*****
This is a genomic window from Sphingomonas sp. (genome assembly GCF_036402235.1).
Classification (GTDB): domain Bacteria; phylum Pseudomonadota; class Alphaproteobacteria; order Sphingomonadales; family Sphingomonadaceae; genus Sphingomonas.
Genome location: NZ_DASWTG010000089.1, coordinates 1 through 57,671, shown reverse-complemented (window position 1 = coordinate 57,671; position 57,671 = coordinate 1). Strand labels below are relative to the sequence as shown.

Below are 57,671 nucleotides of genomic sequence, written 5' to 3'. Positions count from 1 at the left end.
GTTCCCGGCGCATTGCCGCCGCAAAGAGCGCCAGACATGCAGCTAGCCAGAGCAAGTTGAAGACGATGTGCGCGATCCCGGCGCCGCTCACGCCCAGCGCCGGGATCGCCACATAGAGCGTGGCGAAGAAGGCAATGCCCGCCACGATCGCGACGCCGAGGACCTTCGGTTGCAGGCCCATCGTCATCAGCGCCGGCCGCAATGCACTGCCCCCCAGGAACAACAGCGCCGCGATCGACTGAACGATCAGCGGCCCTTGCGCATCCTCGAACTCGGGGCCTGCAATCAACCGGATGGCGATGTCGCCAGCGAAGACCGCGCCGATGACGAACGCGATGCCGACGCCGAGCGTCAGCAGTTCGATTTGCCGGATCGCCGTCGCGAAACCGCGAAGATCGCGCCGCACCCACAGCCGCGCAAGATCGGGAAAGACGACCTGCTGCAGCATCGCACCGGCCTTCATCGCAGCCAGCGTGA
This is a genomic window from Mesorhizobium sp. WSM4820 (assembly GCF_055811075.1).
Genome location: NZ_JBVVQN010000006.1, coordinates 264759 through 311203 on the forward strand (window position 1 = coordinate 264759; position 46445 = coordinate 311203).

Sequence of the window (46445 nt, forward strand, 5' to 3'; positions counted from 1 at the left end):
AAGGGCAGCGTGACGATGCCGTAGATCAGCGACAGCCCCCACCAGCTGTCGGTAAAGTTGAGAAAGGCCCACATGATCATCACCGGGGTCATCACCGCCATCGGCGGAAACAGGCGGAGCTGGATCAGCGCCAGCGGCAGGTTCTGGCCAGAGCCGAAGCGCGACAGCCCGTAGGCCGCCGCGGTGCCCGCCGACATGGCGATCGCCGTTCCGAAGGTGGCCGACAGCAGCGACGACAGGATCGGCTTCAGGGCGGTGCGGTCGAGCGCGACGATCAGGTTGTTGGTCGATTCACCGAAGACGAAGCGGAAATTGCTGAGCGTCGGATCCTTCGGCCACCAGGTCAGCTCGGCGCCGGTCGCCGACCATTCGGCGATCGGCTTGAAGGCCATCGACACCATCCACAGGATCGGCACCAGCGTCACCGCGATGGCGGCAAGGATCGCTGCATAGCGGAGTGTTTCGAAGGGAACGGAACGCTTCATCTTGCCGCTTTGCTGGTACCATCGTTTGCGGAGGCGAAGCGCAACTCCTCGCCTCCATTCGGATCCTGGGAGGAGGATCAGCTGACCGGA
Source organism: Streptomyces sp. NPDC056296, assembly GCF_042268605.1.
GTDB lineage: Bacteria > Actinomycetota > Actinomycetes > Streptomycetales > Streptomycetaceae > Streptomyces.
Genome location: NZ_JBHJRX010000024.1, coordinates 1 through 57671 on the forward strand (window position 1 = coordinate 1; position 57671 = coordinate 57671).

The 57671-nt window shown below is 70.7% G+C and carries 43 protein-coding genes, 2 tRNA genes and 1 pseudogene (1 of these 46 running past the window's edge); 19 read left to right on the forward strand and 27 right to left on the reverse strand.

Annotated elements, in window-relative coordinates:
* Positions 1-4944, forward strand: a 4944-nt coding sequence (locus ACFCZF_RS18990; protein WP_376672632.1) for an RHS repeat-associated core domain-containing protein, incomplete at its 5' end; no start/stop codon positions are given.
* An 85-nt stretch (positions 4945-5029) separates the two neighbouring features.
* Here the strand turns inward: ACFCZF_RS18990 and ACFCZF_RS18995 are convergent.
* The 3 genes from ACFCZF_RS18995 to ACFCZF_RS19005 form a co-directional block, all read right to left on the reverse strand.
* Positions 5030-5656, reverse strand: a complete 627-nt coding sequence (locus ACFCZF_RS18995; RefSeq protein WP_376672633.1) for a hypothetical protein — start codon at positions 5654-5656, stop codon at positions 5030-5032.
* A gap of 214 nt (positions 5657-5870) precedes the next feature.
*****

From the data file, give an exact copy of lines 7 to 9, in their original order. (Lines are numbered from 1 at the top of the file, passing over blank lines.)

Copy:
Genome location: NZ_JBVVQN010000006.1, coordinates 264759 through 311203 on the forward strand (window position 1 = coordinate 264759; position 46445 = coordinate 311203).

Sequence of the window (46445 nt, forward strand, 5' to 3'; positions counted from 1 at the left end):
AAGGGCAGCGTGACGATGCCGTAGATCAGCGACAGCCCCCACCAGCTGTCGGTAAAGTTGAGAAAGGCCCACATGATCATCACCGGGGTCATCACCGCCATCGGCGGAAACAGGCGGAGCTGGATCAGCGCCAGCGGCAGGTTCTGGCCAGAGCCGAAGCGCGACAGCCCGTAGGCCGCCGCGGTGCCCGCCGACATGGCGATCGCCGTTCCGAAGGTGGCCGACAGCAGCGACGACAGGATCGGCTTCAGGGCGGTGCGGTCGAGCGCGACGATCAGGTTGTTGGTCGATTCACCGAAGACGAAGCGGAAATTGCTGAGCGTCGGATCCTTCGGCCACCAGGTCAGCTCGGCGCCGGTCGCCGACCATTCGGCGATCGGCTTGAAGGCCATCGACACCATCCACAGGATCGGCACCAGCGTCACCGCGATGGCGGCAAGGATCGCTGCATAGCGGAGTGTTTCGAAGGGAACGGAACGCTTCATCTTGCCGCTTTGCTGGTACCATCGTTTGCGGAGGCGAAGCGCAACTCCTCGCCTCCATTCGGATCCTGGGAGGAGGATCAGCTGACCGGA